Whether you’ve caught your own wild salmon or you’ve simply purchased some at your local market, cooking fresh salmon the right way is a true art. Cooking salmon is a delicate process, since it’s a fish that can easily be overcooked.
While a good rule of thumb is to cook wild salmon just to the point where the flesh flakes easily, this tip doesn’t necessarily apply to all types of preparation. Read on to learn some of the best methods for cooking salmon, including hot and cold preparations.
Baking salmon is probably the most traditional way to prepare this delicious fish, and it’s also one of the easiest. You can know when your fillet is done by sticking a fork in the thickest part and determining whether the flesh flakes easily. While you may not be a pro at this right away, a few trial-and-error bakes will train your eye to detect when your salmon is ready.
For a tried-and-true method for baking salmon, set your oven to a low temperature of 250 degrees and cook a single 6-ounce fillet for around 20 minutes. Test your fish for flakiness and put it in for a few more minutes if you’re not yet satisfied with the results.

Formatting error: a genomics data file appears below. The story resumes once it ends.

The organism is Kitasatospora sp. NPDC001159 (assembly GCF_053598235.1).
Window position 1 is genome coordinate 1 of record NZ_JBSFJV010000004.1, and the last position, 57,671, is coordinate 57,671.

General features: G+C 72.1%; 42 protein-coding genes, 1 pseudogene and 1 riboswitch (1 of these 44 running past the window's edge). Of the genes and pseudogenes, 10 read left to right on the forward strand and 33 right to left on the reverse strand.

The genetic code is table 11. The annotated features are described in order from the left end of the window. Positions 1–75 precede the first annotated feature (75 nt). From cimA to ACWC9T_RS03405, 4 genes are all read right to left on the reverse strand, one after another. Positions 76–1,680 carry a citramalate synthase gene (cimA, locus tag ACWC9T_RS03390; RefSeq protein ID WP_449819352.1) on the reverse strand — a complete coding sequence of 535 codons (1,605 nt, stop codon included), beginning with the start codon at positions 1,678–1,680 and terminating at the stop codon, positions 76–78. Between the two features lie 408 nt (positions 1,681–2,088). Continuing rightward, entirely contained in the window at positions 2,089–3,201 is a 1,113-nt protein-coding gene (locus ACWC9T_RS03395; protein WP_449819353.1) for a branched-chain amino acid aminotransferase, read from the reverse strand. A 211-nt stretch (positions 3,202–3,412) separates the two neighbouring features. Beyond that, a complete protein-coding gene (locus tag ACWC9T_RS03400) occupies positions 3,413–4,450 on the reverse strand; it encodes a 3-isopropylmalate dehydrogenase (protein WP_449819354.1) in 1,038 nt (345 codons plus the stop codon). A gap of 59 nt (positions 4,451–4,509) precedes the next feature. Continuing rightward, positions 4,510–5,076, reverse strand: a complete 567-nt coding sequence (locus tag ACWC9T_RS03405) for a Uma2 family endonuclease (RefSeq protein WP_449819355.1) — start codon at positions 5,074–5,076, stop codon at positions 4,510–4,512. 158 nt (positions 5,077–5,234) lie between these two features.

Pan frying is perhaps the fastest and easiest method for cooking salmon. Simply heat up some cooking oil in a pan, season your fillets to your taste and place the salmon in the pan for about six to seven minutes. One flip about halfway through should be perfect to get the fish completely cooked—look for a golden-brown color on both sides. Do the fork test and check for flakiness of the fish so you know exactly when it’s done.
Curing salmon is an easy and foolproof way to bring out the amazing flavors of wild-caught salmon. Once cured, the salmon will last in your refrigerator for several weeks. Make a curing mix by combining equal parts water and sugar in a bowl and add your chosen spices and flavorings to the mix. Place the salmon in a shallow dish and cover it liberally with the dry curing mixture you’ve made. Cover the fillets with cling film and leave them in the refrigerator for between one and 24 hours, depending on the strength of the curing and flavors that you’re looking for.
Once you feel the cure is sufficient, remove the fillets from the refrigerator, run them under cold water and pat them dry. Your fish can be eaten as-is, or you can poach, grill or bake it as desired.
If you’re cooking fresh salmon for the very first time, you’ll see that it takes some finesse and expertise to prepare it just right. By following the simple preparation methods listed above, and maybe adjusting them to your preferences, you’ll bring out the delicious flavors and wonderful textures of wild-caught salmon.
Contact Phantom Tri-River Charters to discover traditional and unique fresh salmon preparation methods to use after your fishing trip, and to learn more about this special fish!
Categorised in: Salmon Fishing Trip